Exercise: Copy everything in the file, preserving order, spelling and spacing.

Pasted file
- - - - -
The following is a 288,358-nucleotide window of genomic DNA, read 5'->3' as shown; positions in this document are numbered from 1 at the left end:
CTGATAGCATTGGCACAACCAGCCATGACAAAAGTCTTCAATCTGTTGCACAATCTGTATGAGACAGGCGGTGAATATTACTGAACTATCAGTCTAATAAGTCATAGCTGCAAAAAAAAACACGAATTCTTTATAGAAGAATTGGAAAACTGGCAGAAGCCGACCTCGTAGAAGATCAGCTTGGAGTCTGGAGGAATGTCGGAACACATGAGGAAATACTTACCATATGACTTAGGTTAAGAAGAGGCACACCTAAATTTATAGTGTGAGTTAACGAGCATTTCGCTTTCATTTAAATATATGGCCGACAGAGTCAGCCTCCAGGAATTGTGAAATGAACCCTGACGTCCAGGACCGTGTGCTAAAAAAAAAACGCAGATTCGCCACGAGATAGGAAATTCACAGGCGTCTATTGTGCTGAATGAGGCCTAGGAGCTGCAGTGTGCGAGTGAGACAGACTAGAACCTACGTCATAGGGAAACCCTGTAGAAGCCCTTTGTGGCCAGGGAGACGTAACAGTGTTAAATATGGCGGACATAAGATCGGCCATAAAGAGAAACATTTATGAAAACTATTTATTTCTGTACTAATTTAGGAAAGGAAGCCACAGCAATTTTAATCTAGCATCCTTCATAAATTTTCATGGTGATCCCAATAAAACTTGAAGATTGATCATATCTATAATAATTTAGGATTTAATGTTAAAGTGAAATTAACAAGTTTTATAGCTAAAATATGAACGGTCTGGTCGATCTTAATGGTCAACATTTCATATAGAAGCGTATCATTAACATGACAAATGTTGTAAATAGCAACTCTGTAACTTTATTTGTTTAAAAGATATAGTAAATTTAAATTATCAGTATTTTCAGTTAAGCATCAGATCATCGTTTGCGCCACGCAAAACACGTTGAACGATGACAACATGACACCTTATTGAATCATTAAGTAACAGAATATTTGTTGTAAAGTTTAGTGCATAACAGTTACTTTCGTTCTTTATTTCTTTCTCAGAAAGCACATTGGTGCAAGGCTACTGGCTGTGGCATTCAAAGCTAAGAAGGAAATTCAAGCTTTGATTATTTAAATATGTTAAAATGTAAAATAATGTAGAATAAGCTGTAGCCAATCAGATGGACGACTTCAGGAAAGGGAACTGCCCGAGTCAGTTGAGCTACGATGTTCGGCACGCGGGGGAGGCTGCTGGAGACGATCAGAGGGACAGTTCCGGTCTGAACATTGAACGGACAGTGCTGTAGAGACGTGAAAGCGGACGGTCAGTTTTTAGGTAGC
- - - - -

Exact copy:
The following is a 288,358-nucleotide window of genomic DNA, read 5'->3' as shown; positions in this document are numbered from 1 at the left end:
CTGATAGCATTGGCACAACCAGCCATGACAAAAGTCTTCAATCTGTTGCACAATCTGTATGAGACAGGCGGTGAATATTACTGAACTATCAGTCTAATAAGTCATAGCTGCAAAAAAAAACACGAATTCTTTATAGAAGAATTGGAAAACTGGCAGAAGCCGACCTCGTAGAAGATCAGCTTGGAGTCTGGAGGAATGTCGGAACACATGAGGAAATACTTACCATATGACTTAGGTTAAGAAGAGGCACACCTAAATTTATAGTGTGAGTTAACGAGCATTTCGCTTTCATTTAAATATATGGCCGACAGAGTCAGCCTCCAGGAATTGTGAAATGAACCCTGACGTCCAGGACCGTGTGCTAAAAAAAAAACGCAGATTCGCCACGAGATAGGAAATTCACAGGCGTCTATTGTGCTGAATGAGGCCTAGGAGCTGCAGTGTGCGAGTGAGACAGACTAGAACCTACGTCATAGGGAAACCCTGTAGAAGCCCTTTGTGGCCAGGGAGACGTAACAGTGTTAAATATGGCGGACATAAGATCGGCCATAAAGAGAAACATTTATGAAAACTATTTATTTCTGTACTAATTTAGGAAAGGAAGCCACAGCAATTTTAATCTAGCATCCTTCATAAATTTTCATGGTGATCCCAATAAAACTTGAAGATTGATCATATCTATAATAATTTAGGATTTAATGTTAAAGTGAAATTAACAAGTTTTATAGCTAAAATATGAACGGTCTGGTCGATCTTAATGGTCAACATTTCATATAGAAGCGTATCATTAACATGACAAATGTTGTAAATAGCAACTCTGTAACTTTATTTGTTTAAAAGATATAGTAAATTTAAATTATCAGTATTTTCAGTTAAGCATCAGATCATCGTTTGCGCCACGCAAAACACGTTGAACGATGACAACATGACACCTTATTGAATCATTAAGTAACAGAATATTTGTTGTAAAGTTTAGTGCATAACAGTTACTTTCGTTCTTTATTTCTTTCTCAGAAAGCACATTGGTGCAAGGCTACTGGCTGTGGCATTCAAAGCTAAGAAGGAAATTCAAGCTTTGATTATTTAAATATGTTAAAATGTAAAATAATGTAGAATAAGCTGTAGCCAATCAGATGGACGACTTCAGGAAAGGGAACTGCCCGAGTCAGTTGAGCTACGATGTTCGGCACGCGGGGGAGGCTGCTGGAGACGATCAGAGGGACAGTTCCGGTCTGAACATTGAACGGACAGTGCTGTAGAGACGTGAAAGCGGACGGTCAGTTTTTAGGTAGC